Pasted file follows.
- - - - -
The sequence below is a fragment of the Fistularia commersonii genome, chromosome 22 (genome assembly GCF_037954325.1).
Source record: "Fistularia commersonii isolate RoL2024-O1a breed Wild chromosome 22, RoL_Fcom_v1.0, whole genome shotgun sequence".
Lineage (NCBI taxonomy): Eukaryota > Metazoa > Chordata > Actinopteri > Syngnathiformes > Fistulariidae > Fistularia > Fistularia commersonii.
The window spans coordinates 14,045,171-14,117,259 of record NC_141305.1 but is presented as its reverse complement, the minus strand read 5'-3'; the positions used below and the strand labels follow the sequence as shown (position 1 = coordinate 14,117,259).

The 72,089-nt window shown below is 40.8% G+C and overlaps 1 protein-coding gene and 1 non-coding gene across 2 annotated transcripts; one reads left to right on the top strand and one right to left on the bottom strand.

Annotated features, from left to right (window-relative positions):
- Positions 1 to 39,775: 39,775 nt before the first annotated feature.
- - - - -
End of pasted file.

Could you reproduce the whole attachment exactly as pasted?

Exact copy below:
The sequence below is a fragment of the Fistularia commersonii genome, chromosome 22 (genome assembly GCF_037954325.1).
Source record: "Fistularia commersonii isolate RoL2024-O1a breed Wild chromosome 22, RoL_Fcom_v1.0, whole genome shotgun sequence".
Lineage (NCBI taxonomy): Eukaryota > Metazoa > Chordata > Actinopteri > Syngnathiformes > Fistulariidae > Fistularia > Fistularia commersonii.
The window spans coordinates 14,045,171-14,117,259 of record NC_141305.1 but is presented as its reverse complement, the minus strand read 5'-3'; the positions used below and the strand labels follow the sequence as shown (position 1 = coordinate 14,117,259).

The 72,089-nt window shown below is 40.8% G+C and overlaps 1 protein-coding gene and 1 non-coding gene across 2 annotated transcripts; one reads left to right on the top strand and one right to left on the bottom strand.

Annotated features, from left to right (window-relative positions):
- Positions 1 to 39,775: 39,775 nt before the first annotated feature.